Each scale uses different fingering positions. Different intervals require different fingering positions . Thus we have 8 different sets of intervals. In essence, if one learns [and stores the info in their muscle memory] the fingering positions one of the 7 basic scales, those fingering positions can be used on every note in the chromatic scale as a starting point, to produce 12 full scales of alphabetical order and name. Using the low E string only [guitar]. With 6 strings, there are nearly endless patterns of scale arrangements available. If you know your finger positioning and intervals. This applies to the guitar.

Every time I play my guitar, I choose the scale or scales which suits the music or my mood. I play lots of freestyle music. One of the most interesting and beautiful things about scales is the relationship each one has to each other. Each scale has a pivot note which allows a smooth transition into the next appropriate scale. Practicing scales ad nauseum is the only way I know of to become instrumentally proficient at them.

I have been having some confusion with understanding where to place my fingers on the neck of a guitar when reading the musical notation presented in this book. Meaning, the guitar neck is not logical compared to a piano or keyboard. Musical notation was designed for the piano. I did some research. I got out my first guitar books from the early ’60′s. Classical Guitar Technique 1 and 2. By Aaron Shearer.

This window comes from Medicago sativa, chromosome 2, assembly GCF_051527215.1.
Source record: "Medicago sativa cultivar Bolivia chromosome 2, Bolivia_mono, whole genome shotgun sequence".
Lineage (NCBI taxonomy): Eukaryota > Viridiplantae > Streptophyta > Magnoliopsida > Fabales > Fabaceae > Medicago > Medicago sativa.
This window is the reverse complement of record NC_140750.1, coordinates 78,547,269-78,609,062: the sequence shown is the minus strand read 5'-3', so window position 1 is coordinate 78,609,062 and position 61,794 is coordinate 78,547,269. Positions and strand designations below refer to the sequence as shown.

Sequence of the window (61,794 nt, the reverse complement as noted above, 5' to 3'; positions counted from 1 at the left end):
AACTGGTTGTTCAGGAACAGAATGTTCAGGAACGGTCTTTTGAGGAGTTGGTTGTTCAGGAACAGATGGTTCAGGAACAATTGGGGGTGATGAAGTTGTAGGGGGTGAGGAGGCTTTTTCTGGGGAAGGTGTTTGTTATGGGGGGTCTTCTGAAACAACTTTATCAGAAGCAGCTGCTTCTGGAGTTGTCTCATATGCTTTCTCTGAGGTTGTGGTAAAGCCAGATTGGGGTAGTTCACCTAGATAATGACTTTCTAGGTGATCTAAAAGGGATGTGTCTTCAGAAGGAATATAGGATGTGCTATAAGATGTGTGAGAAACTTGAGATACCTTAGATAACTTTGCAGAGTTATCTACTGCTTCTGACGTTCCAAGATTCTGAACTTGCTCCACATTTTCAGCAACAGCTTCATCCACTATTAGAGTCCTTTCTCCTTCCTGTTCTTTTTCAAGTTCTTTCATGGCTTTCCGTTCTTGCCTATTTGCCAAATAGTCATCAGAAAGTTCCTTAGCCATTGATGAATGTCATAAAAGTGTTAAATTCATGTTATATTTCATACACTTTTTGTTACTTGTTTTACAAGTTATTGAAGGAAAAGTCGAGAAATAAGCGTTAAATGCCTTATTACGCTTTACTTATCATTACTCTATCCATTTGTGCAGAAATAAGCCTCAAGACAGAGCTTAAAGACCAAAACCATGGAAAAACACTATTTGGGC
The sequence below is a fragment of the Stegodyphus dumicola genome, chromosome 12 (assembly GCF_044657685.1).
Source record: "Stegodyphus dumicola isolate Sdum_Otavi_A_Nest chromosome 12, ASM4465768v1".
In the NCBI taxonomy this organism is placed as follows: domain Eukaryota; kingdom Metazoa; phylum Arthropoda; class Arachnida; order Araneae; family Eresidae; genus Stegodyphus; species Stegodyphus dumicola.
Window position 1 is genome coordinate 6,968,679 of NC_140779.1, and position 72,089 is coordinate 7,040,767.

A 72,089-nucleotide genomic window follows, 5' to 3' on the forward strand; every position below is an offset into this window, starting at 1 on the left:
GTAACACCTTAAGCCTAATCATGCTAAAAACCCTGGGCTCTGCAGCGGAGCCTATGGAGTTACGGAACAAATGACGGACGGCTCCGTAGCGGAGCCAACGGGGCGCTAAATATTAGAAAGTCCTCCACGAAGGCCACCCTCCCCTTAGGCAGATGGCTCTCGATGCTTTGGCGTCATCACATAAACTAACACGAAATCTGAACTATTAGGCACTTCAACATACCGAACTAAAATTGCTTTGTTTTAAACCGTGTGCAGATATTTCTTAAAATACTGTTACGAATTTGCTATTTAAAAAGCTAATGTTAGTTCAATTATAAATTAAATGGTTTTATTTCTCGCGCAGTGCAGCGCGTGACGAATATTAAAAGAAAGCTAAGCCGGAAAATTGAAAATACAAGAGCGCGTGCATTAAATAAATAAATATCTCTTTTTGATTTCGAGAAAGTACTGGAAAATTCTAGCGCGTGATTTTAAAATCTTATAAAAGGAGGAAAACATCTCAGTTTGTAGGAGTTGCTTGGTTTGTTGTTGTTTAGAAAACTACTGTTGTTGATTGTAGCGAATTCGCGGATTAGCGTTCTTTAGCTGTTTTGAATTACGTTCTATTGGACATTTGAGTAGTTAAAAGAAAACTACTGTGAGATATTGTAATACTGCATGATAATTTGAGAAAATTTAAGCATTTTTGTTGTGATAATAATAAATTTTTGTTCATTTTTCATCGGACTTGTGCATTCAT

I suspect that because the guitar is a relatively new instrument, and not generally considered an orchestra instrument, musical notation does not generally account for the guitar. The guitar is broken down into positions on the neck. A position consists of 4 consecutive frets. A fret for each finger on the left hand. If you are right handed guitar player. The first position consists of open strings and notes located on the 1st, 2nd, 3rd and 4th frets. The second position consists of notes on the second, third, fourth and fifth frets. , Etc.

A specific position is indicated by a Roman numeral written directly above the note or notes to be played in said position.

On a personal note. Knowing and using scales properly is the most useful musical vibe I have learned. It allows me to express my emotions depending on my mood. I am a freestyle player. Scales are very cool tools. Much of this books information is familiar to me. Not in such an organized manner. I was drilled in scales as a kid. Classical guitar teachers 50 years ago were real teachers, not just good guitar players. I had one 50 minute disciplined lesson every week. My teacher taught me that practice was fun. That was essential for me to know. And I still practice and then play every day. Knowing how to mix and blend scales, where the pivot notes are is a wonderful thing.

Read my online guitar lesson reviews by clicking the 3 words you just read. Read the other 6 chapter reviews and midterm assignment below. All are related to education of the guitar.

Guitar Players Center.com

Music Theory Internet Guitar Class Assignment 1

Online Guitar Lessons Chapter Two Exposes Big Secret

Chapter Three Online Guitar Class

Online Guitar Lesson: Music History & The Evolution of Musical Notation

Guitar Lesson Review Chapter 4 Review

Guitar Lesson Review Chapter 5 Review – Time Signatures

Guitar Lesson Reviews Basic Intervals